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About two months after the Texas Legislature approved new voting restrictions into law, roughly a third of the state’s voters believe that voting rules here should be stricter, according to a new University of Texas/Texas Tribune Poll.
In that October poll, 34% of voters said those rules should be more strict, while 29% said they should remain unchanged and another 29% said the rules should be less strict. Eight percent said they did not know or did not have an opinion.
Those numbers are similar to what voters said about the issue during an August UT/TT Poll, with 39% saying rules should be more strict, 30% saying they should be left as they are now, 24% saying they wanted less strict rules and 8% saying they did not know or did not have an opinion.
In September, Gov. Greg Abbott signed into law sweeping legislation that further tightens the state’s election laws, such as banning drive-thru voting and ratcheting up voting-by-mail rules. The bill, earmarked a priority by Republicans, passed the Texas Legislature after months of clashes between lawmakers. Most Texas House Democrats fled the state for weeks to break quorum and prevent the proposal from passing.
While Republicans pushed the legislation as an attempt to add much-needed safeguards to the state’s elections system, Democrats and voter advocacy groups characterized it as a proposal that could harm voters of color by creating additional barriers to vote. On Thursday, the U.S. Department of Justice sued Texas over the law, claiming it will “disenfranchise eligible Texas citizens who seek to exercise their right to vote.”
The October poll found that the percentage of Democrats who said voting rules should be less strict increased significantly, with 64% of voters taking that position compared to the 51% in August. Meanwhile, the number of Republicans who think the rules should be stricter decreased from 67% in August to 56% in October.
“This is an area where the nationalization of politics really seeped in,” said James Henson, co-director of the poll and head of the Texas Politics Project at the University of Texas at Austin.
The University of Texas/Texas Tribune internet survey of 1,200 registered voters was conducted from Oct. 22-31 and has an overall margin of error of +/- 2.83 percentage points.
Meanwhile, most Texas voters, 53%, said they don’t think the state’s “election system discriminates against racial and ethnic minorities,” while 37% said that it does. Those numbers remained largely the same compared to polls done from October 2017 through August. A majority of white voters and a plurality of Hispanic voters said the system does not discriminate, while a majority of Black voters said it does.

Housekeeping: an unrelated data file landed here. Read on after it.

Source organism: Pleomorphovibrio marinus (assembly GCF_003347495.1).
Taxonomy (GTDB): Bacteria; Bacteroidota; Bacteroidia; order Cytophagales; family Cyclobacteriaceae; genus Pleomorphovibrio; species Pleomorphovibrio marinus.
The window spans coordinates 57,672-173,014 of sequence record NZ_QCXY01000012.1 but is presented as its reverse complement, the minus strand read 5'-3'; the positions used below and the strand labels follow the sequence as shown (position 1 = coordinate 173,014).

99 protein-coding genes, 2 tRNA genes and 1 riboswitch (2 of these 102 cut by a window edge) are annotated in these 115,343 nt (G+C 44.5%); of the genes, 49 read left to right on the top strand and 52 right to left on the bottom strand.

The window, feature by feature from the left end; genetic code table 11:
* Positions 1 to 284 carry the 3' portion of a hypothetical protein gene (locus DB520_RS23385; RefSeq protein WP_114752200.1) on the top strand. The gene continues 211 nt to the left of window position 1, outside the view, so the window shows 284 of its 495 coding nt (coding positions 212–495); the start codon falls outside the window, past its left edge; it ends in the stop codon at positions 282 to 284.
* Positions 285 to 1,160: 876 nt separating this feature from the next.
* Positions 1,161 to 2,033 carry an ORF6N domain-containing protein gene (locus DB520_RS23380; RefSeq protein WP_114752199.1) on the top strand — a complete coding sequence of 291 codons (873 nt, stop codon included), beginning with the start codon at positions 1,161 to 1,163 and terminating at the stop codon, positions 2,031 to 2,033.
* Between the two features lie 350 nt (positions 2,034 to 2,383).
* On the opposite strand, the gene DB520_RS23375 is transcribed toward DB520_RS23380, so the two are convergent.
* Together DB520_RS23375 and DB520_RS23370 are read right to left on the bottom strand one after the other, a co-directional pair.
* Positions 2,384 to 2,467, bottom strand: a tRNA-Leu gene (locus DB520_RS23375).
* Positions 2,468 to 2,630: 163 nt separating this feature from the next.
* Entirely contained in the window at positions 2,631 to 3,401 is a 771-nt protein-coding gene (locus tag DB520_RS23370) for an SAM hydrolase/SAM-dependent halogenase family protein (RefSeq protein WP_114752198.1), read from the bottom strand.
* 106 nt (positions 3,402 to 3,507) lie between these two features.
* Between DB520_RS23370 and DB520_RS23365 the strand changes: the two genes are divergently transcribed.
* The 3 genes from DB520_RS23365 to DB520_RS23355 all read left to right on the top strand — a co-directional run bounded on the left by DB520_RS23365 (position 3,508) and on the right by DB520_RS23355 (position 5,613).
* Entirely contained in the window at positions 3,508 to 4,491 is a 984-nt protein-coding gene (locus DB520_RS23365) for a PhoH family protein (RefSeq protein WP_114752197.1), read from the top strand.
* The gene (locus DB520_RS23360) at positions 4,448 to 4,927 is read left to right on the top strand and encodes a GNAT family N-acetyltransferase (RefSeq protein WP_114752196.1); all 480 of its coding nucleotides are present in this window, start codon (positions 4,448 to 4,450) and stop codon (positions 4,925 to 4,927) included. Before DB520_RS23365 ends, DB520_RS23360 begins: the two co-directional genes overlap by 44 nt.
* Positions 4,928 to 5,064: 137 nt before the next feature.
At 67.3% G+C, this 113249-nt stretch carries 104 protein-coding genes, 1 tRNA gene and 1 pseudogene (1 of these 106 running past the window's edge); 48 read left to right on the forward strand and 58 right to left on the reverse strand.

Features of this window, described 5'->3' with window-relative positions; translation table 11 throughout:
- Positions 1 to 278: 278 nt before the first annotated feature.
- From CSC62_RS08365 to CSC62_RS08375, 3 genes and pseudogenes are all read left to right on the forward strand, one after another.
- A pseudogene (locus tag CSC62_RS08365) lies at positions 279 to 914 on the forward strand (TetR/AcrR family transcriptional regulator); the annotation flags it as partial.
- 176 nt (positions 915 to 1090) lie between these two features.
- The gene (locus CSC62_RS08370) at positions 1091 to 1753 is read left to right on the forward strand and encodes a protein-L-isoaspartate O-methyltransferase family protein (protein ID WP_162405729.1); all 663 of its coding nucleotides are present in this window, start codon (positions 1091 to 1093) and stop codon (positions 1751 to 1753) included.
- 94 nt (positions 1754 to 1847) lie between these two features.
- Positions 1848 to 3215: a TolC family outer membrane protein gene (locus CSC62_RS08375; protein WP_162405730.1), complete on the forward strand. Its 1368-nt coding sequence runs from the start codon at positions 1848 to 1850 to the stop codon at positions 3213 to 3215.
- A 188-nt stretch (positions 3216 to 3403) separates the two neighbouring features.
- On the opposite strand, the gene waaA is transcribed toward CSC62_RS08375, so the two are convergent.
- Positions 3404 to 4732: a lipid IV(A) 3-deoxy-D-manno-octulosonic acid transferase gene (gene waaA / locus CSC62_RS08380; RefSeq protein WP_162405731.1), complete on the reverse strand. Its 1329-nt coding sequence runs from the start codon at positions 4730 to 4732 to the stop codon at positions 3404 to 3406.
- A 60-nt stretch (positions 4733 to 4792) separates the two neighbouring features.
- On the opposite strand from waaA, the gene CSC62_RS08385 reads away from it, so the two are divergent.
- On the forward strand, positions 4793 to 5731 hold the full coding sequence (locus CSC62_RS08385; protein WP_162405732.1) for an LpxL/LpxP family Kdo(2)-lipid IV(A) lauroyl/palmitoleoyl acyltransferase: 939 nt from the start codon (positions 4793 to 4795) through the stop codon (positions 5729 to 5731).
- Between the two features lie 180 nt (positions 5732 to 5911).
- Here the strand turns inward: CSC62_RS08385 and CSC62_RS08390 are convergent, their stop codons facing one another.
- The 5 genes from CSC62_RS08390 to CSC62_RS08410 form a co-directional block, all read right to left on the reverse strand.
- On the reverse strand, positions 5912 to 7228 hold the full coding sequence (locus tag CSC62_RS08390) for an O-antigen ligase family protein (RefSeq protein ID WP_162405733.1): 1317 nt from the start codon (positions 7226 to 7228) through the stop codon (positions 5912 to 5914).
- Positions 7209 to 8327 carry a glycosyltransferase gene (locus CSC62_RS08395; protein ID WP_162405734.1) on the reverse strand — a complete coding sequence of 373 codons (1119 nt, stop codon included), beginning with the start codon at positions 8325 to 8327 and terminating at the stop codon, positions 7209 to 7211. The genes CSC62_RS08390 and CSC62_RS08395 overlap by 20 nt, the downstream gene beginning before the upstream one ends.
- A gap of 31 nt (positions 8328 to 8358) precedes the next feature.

“The idea that a political debate that largely takes place in the Texas Capitol around a bunch of voting laws that are technical and pretty procedural is going to fundamentally change peoples’ outlooks on state-sponsored discrimination is a pretty heavy ask,” said Joshua Blank, research director for the Texas Politics Project. “Ultimately, it doesn’t seem like it’s really changed the attitudes on a fundamental level.”
Texas voters also are overall more confident with official election results in Texas than they are with results in the U.S. Thirty-eight percent of voters said Texas official election results were very accurate and another 38% said they were somewhat accurate, while 33% said U.S. results were very accurate and 23% said they were somewhat accurate. There was also a gap between voters who used very inaccurate to characterize Texas results, 3%, and U.S. results, 19%.
Last month, lawmakers passed new political maps for Congress, the state House and Senate and State Board of Education based on new population data from the latest census. Those numbers showed that people of color fueled 95% of the state’s population growth over the past decade, though Republicans drew the maps to tighten their hold on diversifying areas across the state.
Legal challenges are already playing out over those new maps, so the proposed political boundaries could change. In recent months though, the number of voters who said they were following the monthslong redistricting debate increased.
Sixty-six percent of voters said they had heard either a lot or some about this year’s redistricting process in Texas — up from the 49% who said the same in August. Meanwhile, 35% of voters said they had heard either a little or nothing at all about the process, a decrease from the 50% who said the same in August.
The increase was driven largely by Democrats, which had 37% and 36% say they had either heard a lot or some about the redistricting process. Republicans, meanwhile, had 18% and 46% in those same camps. The two parties had about the same percentage of voters — 15% for Democrats and 17% for Republicans — who had heard nothing at all about the process.
“Generally, redistricting is a low salience activity for most people,” Blank said. “But what’s going to make it high salience is the coverage of it and the perceived — or real — partisan advantages and disadvantages that have come out of that process.”
Disclosure: The University of Texas at Austin has been a financial supporter of The Texas Tribune, a nonprofit, nonpartisan news organization that is funded in part by donations from members, foundations and corporate sponsors. Financial supporters play no role in the Tribune’s journalism. Find a complete list of them here.